We know that sexual discrimination, abuse and oppression are all too real for a great many people, so we have taken pains to avoid treating these painful issues as mere set dressing for any of our game-world cultures. You won’t find gritty characters with abuse-laden backstories or domestic violence used as a mere plot point. While there is plenty of darkness in the world of Crucible, none of it is explicitly based on sexual exploitation or other forms of gender-based oppression. We don’t want reading our rulebook (let alone playing our game) to be a triggering experience for anyone.

However, as gamers ourselves, we also recognise that simply leaving sexism and other problematic material absent from a game as written does nothing to prevent players and GMs from bringing their own uninformed attitudes to the table. To try to address this, our rulebook includes an extensive section of advice for GMs running Crucible games. We encourage GMs and their gaming groups to start out with a discussion of what level of problematic material they are comfortable exploring in-world, and will provide extensive advice for GMs on running problematic material in a way that is not exploitative and doesn’t risk turning real issues into a joke. We want to make explicit that a good game is one in which everyone feels safe and happy at the gaming table. This doesn’t have to mean total erasure of issues like sexism, but it does mean everyone being aware of each other’s comfort zones and checking their own assumptions about what material is ok. Narrative roleplaying done well, can give players  a huge emotional investment in their characters’ lives; we want to make sure that whatever misfortunes a character has to deal with are ones their player is also willing to take on.

The MESSAGE is about men taking action to end slurs and sexism in gaming. We hope that Crucible will also be a step in the right direction, highlighting the need for discussion about these important issues amongst a gaming group and providing a safe space for tabletop roleplayers of all backgrounds to enjoy their hobby.



Another Great Go Play Con!


The calm before the storm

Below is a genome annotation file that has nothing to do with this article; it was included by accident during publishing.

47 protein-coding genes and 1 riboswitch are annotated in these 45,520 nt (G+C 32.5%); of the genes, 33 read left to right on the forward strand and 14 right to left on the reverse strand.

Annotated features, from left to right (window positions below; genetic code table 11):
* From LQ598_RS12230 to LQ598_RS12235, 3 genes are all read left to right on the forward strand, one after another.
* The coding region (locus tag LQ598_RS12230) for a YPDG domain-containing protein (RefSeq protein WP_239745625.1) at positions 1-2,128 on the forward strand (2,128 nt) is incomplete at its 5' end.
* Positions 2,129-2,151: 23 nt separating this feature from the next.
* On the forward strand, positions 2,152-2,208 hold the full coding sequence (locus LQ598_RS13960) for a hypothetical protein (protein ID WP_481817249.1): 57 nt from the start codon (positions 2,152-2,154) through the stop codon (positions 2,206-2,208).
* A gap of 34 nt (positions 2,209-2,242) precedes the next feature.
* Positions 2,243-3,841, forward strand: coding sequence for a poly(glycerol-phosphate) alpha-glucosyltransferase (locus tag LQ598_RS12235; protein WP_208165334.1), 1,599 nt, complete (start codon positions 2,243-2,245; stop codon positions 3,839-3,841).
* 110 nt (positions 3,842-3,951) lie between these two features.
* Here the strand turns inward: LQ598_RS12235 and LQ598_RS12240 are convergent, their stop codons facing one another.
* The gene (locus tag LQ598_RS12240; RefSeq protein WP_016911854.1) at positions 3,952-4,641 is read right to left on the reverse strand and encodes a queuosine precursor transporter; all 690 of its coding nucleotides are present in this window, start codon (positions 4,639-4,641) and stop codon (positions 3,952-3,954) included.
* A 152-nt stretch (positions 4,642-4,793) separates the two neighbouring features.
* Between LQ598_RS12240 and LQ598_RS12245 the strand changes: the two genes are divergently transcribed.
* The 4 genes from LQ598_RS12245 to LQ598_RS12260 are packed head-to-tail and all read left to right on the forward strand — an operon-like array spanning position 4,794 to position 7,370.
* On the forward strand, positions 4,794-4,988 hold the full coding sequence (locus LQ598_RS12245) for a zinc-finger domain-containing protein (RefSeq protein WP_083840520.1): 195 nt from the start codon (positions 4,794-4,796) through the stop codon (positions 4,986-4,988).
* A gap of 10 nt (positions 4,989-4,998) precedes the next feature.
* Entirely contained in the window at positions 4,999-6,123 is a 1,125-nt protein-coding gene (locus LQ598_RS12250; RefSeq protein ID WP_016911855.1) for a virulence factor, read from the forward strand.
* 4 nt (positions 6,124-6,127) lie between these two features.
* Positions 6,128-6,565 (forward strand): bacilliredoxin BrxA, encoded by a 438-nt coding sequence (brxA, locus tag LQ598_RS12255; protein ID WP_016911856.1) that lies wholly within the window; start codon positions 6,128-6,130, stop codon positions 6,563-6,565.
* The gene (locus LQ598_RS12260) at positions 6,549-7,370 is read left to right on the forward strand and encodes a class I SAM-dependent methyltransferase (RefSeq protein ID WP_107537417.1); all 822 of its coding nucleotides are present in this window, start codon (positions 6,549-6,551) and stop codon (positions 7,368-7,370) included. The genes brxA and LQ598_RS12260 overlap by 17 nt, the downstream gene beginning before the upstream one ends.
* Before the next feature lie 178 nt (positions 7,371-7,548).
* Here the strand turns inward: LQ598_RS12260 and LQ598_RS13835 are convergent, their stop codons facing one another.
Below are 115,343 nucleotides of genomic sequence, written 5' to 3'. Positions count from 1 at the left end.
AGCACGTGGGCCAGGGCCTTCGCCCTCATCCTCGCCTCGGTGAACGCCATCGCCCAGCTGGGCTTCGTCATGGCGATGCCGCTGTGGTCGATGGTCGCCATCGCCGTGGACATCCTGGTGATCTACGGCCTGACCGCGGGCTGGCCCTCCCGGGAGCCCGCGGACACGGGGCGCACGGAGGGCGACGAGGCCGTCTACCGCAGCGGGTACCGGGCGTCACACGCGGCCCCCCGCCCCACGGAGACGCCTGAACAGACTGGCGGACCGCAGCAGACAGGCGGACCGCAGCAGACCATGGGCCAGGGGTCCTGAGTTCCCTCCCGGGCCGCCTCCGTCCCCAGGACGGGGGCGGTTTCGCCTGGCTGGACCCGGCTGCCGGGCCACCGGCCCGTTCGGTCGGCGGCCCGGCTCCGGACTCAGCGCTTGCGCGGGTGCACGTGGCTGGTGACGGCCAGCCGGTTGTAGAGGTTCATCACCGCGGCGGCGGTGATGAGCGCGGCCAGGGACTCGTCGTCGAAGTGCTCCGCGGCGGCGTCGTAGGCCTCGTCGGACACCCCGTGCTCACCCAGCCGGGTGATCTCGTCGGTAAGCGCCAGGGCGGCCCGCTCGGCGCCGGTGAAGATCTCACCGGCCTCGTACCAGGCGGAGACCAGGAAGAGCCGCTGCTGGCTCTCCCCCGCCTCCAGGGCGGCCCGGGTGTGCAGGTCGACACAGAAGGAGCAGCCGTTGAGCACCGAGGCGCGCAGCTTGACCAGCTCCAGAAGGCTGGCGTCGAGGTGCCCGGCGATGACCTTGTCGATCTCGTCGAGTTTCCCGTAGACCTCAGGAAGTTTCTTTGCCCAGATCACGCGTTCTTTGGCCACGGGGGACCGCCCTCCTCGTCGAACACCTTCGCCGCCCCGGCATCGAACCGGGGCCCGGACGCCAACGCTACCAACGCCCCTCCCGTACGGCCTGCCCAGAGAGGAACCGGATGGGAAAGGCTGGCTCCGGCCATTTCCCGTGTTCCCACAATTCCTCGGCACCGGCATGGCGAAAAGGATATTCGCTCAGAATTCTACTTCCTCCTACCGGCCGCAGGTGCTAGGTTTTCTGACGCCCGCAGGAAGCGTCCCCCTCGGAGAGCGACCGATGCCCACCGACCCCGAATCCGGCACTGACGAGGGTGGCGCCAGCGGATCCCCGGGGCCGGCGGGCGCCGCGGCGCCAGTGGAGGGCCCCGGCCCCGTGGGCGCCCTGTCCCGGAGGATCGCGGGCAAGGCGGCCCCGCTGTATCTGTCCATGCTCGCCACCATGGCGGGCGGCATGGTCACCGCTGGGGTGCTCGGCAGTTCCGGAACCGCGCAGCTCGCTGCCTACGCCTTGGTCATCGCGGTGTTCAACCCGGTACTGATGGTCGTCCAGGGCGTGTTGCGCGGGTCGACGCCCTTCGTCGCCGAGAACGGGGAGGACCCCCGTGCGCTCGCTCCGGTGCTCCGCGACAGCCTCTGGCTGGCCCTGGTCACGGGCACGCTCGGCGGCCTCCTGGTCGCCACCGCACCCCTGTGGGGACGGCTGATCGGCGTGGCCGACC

It is always a pleasure to be a sponsor of the amazing Go-Play convention in Brisbane. Not only do they promote our cause, the endless generosity of attendees always helped us raise vast wads of cash in our raffles. This year we broke all previous records by over 30%, putting a huge dent in the fees for keeping this website online!


Special thanks must go to the companies that donated raffle prizes. The folks at Storyweaver Games are long time supporters of the MESSAGE and have just launched their amazing new comedy-spy game Deniable, a crazy mix of backstabbing and tradecraft, like Fiasco meets The Prisoner. Check it out now!


The tiny selection of games provided for Go Play by the Loot Roomers!

And if you’re in Brisbane where the con was held you’ll want to check out the Loot Room the newest and most awesome game café in that fair city (and follow them on FB for more info). Five dollars for all you can play is an amazing deal! With two game cafes and constant free or cheap game events and dozens of game designers, Brisbane is the gamingest city in the world outside of Essen!

Brisbane Stores That Get The MESSAGE!

Brisbane is more than just the original home of The MESSAGE. In fact, Brisbane increasingly becoming one of the biggest centres of table top gaming in Australia, if not the world. And so many of these wonderful game centres have got the MESSAGE!

The Four d4 are a group of gamers who do it all: make a panel show, publish comics, write blogs and travel the country bringing gaming to the world, at conventions and at weekly game sessions at Grill’d burger bar in the Valley and at Chermside. Those happen every Thursday night and are free!

007  Dylan and Ellen of the Four d4 showing how seriously they take gaming.

The Four D4 have just started filming their videos at a new location: the GO Lounge which also happens to be Brisbane’s first fully-dedicated gaming café! Open all weeknights and all day on weekends you can come in and play every game on the shelves for one tiny price!


Go Lounge is run by the indomitable Cindy Wong!